While armed fighting has escalated between the PYD, an offshoot of the terrorist Kurdistan Workers' Party (PKK), and al-Qaeda-linked radical groups over control of towns in northern Syria, Saleh Muslim, the leader of the PYD, paid a surprise visit to Turkey at the end of last week, saying that he had very positive talks with officials from Turkey, which until some time ago, tended to see the PYD as a terrorist organization.
“The PYD and al-Qaeda are fighting against each other in Syria. Attacking the Turkish embassy may be a message by al-Qaeda to Turkey over its relations with the PYD. Positive talks between the Kurdish group and Ankara have indeed made al-Qaeda uncomfortable,” Mehmet Şahin, who teaches international relations at Gazi University in Ankara, told Today's Zaman.
Turkish Foreign Minister Ahmet Davutoğlu recently said radical Islamist groups operating in Syria harm what he called the “revolution” in the neighboring country, denying claims that Turkey is supporting these groups which are fighting against President Bashar al-Assad's regime.
“The attack may also be a reaction to Davutoğlu's statement that radical Islamist groups are betraying the Syrian revolution” added Şahin.
Turkey, which has been a staunch supporter of the Syrian opposition fighting to topple Assad, is accused of providing logistical support to the al-Qaeda-linked groups -- the al-Nusra Front and the Islamic State of Iraq and Syria (ISIS) -- in their battle against Kurds. However, Ankara has made its position clear, saying it will not take any part in the ongoing fighting between Kurdish groups and al-Qaeda-linked radical groups for control of the northern towns bordering Turkey.
“Beyond the PYD leader's visit, the attack may be linked to Turkey distancing itself from the al-Nusra Front. In the beginning, Turkey had close ties with the al-Nusra Front and cooperated with it. But after the West's harsh stance against the group, Turkey realized that it should break ties with it. The attack may be a message to Ankara after it distanced itself from the group,” Sedat Laçiner, the rector of Çanakkale 18 Mart University, told Today's Zaman.
Western reluctance to take bolder steps to support the opposition in Syria was due to the presence of the al-Qaeda-linked groups among the opposition.
Gökhan Bacık, an academic teaching international relations at Ankara's İpek University, stated that it was not totally out of the question to describe the attack as a message about Turkey-PYD ties, adding however that it was still early to make such comments. “Al-Qaeda has committed the bloodiest attacks of its history in Turkey in the past,” said Bacık.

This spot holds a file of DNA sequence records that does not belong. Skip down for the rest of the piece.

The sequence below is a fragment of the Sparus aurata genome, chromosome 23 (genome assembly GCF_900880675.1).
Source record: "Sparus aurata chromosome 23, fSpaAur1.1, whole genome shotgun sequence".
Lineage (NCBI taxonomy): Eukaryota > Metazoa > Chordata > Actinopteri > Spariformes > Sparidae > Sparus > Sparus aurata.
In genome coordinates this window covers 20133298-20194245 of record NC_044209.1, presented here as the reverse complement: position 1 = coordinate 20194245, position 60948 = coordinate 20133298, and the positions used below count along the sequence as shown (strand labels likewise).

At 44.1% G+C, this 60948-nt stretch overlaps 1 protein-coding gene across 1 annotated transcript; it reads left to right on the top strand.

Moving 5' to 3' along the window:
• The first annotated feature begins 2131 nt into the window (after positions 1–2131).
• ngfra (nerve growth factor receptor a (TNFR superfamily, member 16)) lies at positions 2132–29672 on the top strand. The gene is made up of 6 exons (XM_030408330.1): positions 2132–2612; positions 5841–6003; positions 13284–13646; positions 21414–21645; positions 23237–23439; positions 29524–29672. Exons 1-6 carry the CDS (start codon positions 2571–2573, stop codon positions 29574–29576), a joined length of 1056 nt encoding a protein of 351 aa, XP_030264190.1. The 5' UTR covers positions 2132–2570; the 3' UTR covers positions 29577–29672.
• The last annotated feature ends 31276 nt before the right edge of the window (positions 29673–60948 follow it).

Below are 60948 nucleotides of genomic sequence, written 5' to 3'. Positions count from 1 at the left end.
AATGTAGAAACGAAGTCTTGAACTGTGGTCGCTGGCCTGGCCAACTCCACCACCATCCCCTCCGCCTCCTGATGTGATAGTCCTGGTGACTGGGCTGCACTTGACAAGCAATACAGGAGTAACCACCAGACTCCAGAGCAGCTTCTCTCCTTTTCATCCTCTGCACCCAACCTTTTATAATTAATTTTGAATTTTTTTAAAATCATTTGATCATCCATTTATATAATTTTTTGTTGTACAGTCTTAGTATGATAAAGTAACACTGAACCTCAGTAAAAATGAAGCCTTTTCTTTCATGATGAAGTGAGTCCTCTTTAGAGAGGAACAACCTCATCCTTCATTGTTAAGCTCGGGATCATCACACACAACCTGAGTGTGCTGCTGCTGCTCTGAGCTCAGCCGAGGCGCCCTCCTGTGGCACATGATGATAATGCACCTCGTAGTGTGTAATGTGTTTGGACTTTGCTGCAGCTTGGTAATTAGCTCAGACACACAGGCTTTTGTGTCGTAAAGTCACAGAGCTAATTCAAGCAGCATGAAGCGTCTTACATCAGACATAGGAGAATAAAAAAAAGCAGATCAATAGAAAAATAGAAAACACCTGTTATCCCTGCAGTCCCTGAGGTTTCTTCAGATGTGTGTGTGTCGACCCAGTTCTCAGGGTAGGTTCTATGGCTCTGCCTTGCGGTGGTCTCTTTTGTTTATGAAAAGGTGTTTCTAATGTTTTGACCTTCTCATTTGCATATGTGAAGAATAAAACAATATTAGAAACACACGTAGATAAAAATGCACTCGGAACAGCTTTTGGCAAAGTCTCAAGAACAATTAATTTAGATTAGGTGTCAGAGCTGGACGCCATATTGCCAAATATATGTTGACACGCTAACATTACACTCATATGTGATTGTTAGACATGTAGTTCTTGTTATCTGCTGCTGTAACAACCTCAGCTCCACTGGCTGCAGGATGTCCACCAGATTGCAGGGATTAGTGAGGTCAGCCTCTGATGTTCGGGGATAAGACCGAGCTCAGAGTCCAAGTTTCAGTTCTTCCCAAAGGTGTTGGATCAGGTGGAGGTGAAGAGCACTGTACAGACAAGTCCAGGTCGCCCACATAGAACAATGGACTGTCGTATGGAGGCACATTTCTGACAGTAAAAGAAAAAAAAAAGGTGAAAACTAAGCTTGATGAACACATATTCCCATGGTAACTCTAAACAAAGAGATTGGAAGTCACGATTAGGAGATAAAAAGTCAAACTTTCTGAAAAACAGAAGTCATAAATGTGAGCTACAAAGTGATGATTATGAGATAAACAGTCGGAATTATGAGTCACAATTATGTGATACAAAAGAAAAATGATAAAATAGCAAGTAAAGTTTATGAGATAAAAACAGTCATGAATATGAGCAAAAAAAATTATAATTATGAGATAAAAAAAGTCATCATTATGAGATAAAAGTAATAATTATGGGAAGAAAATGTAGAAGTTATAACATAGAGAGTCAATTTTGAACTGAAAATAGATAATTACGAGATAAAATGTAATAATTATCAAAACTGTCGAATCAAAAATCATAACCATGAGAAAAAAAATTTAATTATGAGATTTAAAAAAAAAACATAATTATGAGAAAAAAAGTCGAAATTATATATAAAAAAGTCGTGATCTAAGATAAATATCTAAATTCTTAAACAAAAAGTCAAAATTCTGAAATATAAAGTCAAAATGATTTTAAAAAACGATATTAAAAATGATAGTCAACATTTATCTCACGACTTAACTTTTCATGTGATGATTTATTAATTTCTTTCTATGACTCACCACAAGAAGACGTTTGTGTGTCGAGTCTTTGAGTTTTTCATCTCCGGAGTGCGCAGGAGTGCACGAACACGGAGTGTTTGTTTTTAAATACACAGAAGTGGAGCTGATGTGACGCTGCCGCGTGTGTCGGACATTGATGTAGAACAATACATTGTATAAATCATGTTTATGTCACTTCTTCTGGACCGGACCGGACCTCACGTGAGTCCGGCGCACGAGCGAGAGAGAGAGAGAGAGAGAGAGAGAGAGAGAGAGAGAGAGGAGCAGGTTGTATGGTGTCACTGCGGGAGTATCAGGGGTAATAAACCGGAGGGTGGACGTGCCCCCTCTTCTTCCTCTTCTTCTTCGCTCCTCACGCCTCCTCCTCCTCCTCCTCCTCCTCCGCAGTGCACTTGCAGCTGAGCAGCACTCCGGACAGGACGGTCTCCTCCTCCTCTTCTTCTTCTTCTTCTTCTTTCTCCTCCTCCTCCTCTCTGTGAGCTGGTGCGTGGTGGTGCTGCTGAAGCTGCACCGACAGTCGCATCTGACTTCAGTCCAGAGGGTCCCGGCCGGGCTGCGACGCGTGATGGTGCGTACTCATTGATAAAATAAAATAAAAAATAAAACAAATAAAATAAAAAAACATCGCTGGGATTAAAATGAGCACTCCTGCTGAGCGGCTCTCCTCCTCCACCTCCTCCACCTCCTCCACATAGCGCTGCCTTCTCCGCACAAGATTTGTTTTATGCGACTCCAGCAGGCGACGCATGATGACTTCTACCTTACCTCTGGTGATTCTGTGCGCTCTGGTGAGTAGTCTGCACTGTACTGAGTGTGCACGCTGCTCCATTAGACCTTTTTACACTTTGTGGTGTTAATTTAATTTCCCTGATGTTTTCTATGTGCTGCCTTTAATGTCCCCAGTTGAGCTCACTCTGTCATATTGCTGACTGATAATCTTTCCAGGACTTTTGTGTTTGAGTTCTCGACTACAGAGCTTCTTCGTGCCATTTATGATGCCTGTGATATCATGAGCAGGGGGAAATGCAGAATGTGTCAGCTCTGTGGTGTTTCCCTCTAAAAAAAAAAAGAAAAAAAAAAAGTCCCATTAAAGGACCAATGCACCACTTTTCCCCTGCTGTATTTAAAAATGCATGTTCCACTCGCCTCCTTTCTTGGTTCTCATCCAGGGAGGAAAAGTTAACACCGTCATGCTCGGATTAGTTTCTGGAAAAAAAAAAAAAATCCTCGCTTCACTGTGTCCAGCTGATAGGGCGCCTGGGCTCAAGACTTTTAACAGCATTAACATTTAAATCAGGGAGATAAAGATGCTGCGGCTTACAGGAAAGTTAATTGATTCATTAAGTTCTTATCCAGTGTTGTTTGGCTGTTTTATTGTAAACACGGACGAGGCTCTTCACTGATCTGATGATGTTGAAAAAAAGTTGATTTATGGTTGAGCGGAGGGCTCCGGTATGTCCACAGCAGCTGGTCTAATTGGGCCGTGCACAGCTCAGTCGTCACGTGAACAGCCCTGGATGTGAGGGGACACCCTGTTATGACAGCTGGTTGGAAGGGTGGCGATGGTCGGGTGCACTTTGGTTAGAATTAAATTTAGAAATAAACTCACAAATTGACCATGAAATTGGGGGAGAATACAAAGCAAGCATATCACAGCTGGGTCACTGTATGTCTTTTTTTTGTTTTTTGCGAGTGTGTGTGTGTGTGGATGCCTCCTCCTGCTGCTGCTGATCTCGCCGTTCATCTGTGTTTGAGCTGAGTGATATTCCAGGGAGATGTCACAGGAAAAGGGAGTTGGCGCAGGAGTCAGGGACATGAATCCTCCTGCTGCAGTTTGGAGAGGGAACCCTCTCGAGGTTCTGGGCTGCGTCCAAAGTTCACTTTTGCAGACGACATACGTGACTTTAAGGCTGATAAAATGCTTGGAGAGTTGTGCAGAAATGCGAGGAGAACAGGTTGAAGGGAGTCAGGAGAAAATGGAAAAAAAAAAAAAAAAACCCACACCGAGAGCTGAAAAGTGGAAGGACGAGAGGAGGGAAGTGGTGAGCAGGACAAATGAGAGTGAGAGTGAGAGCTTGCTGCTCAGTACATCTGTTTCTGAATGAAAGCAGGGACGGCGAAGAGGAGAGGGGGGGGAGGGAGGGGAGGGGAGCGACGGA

Al-Shabaab, which said earlier this month that it would increase attacks during the Ramadan fasting period, had previously condemned Turkey's involvement in Somalia, as Turkey is among the few countries that reopened their embassies in war-ravaged Mogadishu.
“This attack could also be a reaction to Turkey's positions towards the regional crisis. Al-Qaeda strives to profit from chaos in conflict-torn countries. Therefore, this attack may be a reaction to Turkey's role in solving the crisis in the Middle East,” noted Laçiner.
However, a senior Turkish diplomat, who spoke to Today's Zaman on the condition of anonymity, denied the link between the PYD visit and the embassy attack, saying Turkey was harmed because of its humanitarian position in Somalia.
Turkey has led efforts to help Somalia, as the fragile country is attempting to rebuild itself after two decades of civil war and lawlessness. Aid from Turkey in the aftermath of the 2011 famine in Somalia, the opening of the Turkish Embassy in Mogadishu in November 2011 and a visit by Prime Minister Recep Tayyip Erdoğan to Somalia in August of the same year provided momentum in Turkish-Somali relations.
During his visit to Somalia, Erdoğan, who was the first non-African government leader to do so in nearly 20 years, visited several refugee camps in the country, pledging more aid in cash and infrastructure.